In general, you should be washing your hands as frequently as necessary throughout the day. Every time you leave your house, wash them thoroughly when you return. If you're shopping and can manage it, wash your hands in their bathroom as available. Wash your hands before preparing food, while preparing food, and after preparing food. Wash before eating, even if you're just snacking. Wash if you're in contact with other people, and wash if you're caring for anyone who is sick. Wash after using the bathroom, of course, and wash after interacting with or cleaning up after a child. Wash after sneezing, coughing, or blowing your nose.

Essentially, any time you could come into contact with anything that could make you sick – with the current virus or with norovirus, a parasite, c.diff, or anything else – wash your hands.

Hand sanitizer should be the stopgap "I can't wash my hands right now but I need to" method. Don't use it when you have access to soap and water, use the soap and water instead. Use it when you're out and about and don't have access to a restroom.

If you're interested, the Centers for Disease Control have a flyer about when you should use hand sanitizer, found here. It's a PDF, so be aware of that before you click.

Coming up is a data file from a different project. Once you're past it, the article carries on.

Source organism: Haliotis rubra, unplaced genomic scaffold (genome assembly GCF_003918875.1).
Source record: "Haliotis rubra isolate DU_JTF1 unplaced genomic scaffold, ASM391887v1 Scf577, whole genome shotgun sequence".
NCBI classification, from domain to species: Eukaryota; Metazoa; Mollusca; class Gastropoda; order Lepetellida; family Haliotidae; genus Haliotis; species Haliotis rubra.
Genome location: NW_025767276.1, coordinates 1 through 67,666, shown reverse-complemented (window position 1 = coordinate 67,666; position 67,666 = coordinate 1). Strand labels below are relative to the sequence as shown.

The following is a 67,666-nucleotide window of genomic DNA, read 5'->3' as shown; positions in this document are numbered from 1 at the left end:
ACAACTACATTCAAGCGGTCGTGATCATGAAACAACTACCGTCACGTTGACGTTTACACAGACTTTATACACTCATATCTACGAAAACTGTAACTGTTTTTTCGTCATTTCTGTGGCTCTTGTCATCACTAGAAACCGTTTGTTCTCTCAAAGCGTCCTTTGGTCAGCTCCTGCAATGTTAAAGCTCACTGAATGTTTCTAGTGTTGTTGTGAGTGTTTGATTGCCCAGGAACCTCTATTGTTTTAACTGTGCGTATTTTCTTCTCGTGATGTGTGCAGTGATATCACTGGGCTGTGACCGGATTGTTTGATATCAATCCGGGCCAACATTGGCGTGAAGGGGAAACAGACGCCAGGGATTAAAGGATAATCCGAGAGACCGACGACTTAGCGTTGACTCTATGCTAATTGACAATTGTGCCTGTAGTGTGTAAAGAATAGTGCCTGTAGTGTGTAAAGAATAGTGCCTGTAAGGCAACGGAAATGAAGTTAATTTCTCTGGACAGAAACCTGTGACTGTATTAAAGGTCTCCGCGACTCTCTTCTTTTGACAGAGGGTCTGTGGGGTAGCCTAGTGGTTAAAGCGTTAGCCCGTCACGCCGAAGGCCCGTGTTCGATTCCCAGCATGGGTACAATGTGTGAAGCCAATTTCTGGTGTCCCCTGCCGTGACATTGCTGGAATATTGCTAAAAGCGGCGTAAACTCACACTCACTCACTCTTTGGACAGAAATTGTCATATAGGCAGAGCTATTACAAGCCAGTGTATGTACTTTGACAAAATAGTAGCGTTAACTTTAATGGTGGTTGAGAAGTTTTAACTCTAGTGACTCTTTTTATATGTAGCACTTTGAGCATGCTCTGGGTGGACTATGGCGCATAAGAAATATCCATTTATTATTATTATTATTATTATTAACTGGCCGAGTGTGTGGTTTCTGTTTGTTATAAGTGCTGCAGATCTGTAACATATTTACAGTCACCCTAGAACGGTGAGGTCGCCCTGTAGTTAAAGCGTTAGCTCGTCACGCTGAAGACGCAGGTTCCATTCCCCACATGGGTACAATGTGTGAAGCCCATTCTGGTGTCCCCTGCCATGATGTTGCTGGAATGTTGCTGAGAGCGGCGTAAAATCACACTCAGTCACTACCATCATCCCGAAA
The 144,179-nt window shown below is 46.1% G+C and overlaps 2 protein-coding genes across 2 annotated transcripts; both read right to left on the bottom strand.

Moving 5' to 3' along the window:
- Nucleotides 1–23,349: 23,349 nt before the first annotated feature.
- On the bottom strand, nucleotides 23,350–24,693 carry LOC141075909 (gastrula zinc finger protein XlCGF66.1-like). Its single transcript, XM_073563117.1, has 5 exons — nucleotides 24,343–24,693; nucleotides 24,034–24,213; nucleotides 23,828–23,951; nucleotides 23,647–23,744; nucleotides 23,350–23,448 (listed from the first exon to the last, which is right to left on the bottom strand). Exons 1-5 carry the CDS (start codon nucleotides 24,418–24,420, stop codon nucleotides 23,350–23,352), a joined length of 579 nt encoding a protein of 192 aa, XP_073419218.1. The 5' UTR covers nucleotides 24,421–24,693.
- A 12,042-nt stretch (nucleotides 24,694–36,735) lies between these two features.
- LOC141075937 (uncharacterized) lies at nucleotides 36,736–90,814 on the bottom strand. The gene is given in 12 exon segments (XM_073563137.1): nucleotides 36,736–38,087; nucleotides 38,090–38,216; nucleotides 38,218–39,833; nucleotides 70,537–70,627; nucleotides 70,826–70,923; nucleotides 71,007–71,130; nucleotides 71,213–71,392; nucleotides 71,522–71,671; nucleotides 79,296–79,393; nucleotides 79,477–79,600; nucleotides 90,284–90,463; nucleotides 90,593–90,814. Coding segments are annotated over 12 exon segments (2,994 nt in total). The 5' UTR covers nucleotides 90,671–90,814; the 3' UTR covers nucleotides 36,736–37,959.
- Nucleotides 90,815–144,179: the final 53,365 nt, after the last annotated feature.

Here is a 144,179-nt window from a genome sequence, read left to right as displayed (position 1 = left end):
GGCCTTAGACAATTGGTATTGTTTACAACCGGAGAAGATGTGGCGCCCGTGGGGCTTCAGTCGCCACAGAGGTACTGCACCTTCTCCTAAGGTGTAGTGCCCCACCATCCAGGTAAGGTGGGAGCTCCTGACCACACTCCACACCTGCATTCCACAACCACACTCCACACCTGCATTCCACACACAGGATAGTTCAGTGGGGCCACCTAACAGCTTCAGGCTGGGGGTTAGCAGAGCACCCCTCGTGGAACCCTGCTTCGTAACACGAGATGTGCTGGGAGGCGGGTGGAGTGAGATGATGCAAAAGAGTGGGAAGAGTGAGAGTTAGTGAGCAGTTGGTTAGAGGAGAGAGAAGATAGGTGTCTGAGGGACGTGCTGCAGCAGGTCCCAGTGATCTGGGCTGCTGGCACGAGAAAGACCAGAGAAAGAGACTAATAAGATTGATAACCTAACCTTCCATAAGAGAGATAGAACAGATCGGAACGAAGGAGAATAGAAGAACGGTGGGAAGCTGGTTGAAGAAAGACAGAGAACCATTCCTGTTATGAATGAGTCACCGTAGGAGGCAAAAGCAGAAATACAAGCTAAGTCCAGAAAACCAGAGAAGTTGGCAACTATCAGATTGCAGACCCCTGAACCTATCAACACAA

How to Properly Wash Your Hands

You've probably heard that you should spend at least 20 seconds washing your hands and that you can measure that time with various mnemonics, like singing happy birthday to yourself twice. This advice comes directly from the CDC flyer up above. Our tips are slightly different, but treat the CDC advice as a minimum.

Our method doesn't rely on singing a song, but rather just counting to five. Here's the process:

  1. Wet your hands. It doesn't matter if you use warm or cold water, it makes no difference to how effective the soap is. We prefer warm simply because it's usually more pleasant.
  2. Apply soap. Bar soap, wet soap, foaming soap, it doesn't matter. You don't need special antibacterial soap or anything else for hand washing. Specialized soaps are only useful in exotic situations, such as working with materials that normal soap won't remove, and in those cases, you should be wearing gloves anyway.